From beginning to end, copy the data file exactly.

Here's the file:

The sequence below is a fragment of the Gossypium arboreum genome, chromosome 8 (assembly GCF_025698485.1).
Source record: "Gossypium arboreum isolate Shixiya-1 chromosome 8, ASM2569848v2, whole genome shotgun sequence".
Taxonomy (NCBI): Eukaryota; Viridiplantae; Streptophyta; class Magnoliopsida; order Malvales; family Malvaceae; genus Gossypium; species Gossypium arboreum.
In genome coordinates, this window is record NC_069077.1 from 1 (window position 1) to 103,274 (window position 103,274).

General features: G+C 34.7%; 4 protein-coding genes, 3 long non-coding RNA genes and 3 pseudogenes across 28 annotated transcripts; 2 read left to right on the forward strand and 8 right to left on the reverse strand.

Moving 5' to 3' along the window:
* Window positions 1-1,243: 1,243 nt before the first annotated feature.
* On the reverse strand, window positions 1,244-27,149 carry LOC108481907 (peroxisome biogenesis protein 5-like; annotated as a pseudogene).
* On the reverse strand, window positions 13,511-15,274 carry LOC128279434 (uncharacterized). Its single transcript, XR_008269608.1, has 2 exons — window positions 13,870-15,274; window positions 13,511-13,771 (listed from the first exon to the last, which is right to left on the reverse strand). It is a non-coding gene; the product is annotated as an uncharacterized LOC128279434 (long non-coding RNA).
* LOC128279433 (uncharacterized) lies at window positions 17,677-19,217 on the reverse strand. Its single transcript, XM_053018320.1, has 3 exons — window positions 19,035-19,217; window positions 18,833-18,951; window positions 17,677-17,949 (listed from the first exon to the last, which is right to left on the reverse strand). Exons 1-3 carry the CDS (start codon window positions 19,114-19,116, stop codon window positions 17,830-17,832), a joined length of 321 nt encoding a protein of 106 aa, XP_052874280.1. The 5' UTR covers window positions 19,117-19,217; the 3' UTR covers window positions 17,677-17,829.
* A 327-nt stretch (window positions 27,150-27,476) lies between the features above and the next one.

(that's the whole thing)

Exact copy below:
The sequence below is a fragment of the Gossypium arboreum genome, chromosome 8 (assembly GCF_025698485.1).
Source record: "Gossypium arboreum isolate Shixiya-1 chromosome 8, ASM2569848v2, whole genome shotgun sequence".
Taxonomy (NCBI): Eukaryota; Viridiplantae; Streptophyta; class Magnoliopsida; order Malvales; family Malvaceae; genus Gossypium; species Gossypium arboreum.
In genome coordinates, this window is record NC_069077.1 from 1 (window position 1) to 103,274 (window position 103,274).

General features: G+C 34.7%; 4 protein-coding genes, 3 long non-coding RNA genes and 3 pseudogenes across 28 annotated transcripts; 2 read left to right on the forward strand and 8 right to left on the reverse strand.

Moving 5' to 3' along the window:
* Window positions 1-1,243: 1,243 nt before the first annotated feature.
* On the reverse strand, window positions 1,244-27,149 carry LOC108481907 (peroxisome biogenesis protein 5-like; annotated as a pseudogene).
* On the reverse strand, window positions 13,511-15,274 carry LOC128279434 (uncharacterized). Its single transcript, XR_008269608.1, has 2 exons — window positions 13,870-15,274; window positions 13,511-13,771 (listed from the first exon to the last, which is right to left on the reverse strand). It is a non-coding gene; the product is annotated as an uncharacterized LOC128279434 (long non-coding RNA).
* LOC128279433 (uncharacterized) lies at window positions 17,677-19,217 on the reverse strand. Its single transcript, XM_053018320.1, has 3 exons — window positions 19,035-19,217; window positions 18,833-18,951; window positions 17,677-17,949 (listed from the first exon to the last, which is right to left on the reverse strand). Exons 1-3 carry the CDS (start codon window positions 19,114-19,116, stop codon window positions 17,830-17,832), a joined length of 321 nt encoding a protein of 106 aa, XP_052874280.1. The 5' UTR covers window positions 19,117-19,217; the 3' UTR covers window positions 17,677-17,829.
* A 327-nt stretch (window positions 27,150-27,476) lies between the features above and the next one.